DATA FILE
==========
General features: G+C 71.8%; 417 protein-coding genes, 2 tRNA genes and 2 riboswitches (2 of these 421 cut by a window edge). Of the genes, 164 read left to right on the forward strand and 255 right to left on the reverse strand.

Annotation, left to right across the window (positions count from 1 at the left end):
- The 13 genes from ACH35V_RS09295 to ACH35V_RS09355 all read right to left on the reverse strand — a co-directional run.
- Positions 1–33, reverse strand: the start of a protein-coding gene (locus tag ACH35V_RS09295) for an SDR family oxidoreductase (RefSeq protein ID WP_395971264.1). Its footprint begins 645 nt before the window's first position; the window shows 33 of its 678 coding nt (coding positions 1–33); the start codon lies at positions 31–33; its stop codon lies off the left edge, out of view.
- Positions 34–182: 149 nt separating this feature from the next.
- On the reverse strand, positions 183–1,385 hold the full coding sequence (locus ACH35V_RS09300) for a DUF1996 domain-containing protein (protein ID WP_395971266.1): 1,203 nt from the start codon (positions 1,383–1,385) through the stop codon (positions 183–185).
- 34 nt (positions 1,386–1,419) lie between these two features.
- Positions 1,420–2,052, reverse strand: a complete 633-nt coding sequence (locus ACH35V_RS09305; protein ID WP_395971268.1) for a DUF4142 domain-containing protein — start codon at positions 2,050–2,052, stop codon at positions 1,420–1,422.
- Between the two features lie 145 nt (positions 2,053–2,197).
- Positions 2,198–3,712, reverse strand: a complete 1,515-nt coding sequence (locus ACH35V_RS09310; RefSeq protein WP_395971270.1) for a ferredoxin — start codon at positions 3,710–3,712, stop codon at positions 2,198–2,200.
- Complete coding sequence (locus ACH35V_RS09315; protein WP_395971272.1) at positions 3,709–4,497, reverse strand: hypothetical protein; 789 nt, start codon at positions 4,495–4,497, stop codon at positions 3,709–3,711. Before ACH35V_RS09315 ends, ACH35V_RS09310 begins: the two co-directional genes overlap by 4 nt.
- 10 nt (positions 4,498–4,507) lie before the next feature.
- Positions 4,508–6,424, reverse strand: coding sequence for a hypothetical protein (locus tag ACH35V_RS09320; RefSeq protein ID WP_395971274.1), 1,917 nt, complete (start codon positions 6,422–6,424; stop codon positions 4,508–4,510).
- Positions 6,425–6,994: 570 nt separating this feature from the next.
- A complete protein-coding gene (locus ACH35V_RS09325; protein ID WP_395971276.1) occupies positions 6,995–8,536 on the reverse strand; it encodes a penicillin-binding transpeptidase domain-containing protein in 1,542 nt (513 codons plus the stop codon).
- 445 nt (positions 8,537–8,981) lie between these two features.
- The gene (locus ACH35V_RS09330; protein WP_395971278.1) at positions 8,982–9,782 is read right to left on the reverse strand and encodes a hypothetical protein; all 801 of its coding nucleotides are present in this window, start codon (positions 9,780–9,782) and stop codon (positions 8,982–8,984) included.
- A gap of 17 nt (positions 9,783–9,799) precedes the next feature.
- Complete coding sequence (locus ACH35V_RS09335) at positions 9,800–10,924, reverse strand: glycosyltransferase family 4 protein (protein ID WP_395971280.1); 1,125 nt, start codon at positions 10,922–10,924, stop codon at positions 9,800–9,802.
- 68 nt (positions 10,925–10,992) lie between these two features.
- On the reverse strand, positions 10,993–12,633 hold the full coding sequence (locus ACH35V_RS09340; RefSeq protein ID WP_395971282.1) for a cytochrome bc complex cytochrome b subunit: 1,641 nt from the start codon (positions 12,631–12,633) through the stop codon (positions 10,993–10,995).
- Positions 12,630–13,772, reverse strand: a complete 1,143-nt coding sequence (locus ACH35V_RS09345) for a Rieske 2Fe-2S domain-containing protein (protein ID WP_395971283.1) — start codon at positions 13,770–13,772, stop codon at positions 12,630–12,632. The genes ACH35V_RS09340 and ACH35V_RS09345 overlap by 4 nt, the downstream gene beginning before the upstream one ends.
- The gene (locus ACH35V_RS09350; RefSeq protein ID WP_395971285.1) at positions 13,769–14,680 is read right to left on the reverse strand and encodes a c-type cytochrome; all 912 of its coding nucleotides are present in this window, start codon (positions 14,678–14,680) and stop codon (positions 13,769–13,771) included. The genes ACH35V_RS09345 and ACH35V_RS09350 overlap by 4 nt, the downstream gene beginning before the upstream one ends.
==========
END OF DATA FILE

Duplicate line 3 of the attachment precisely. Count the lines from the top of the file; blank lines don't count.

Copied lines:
- The 13 genes from ACH35V_RS09295 to ACH35V_RS09355 all read right to left on the reverse strand — a co-directional run.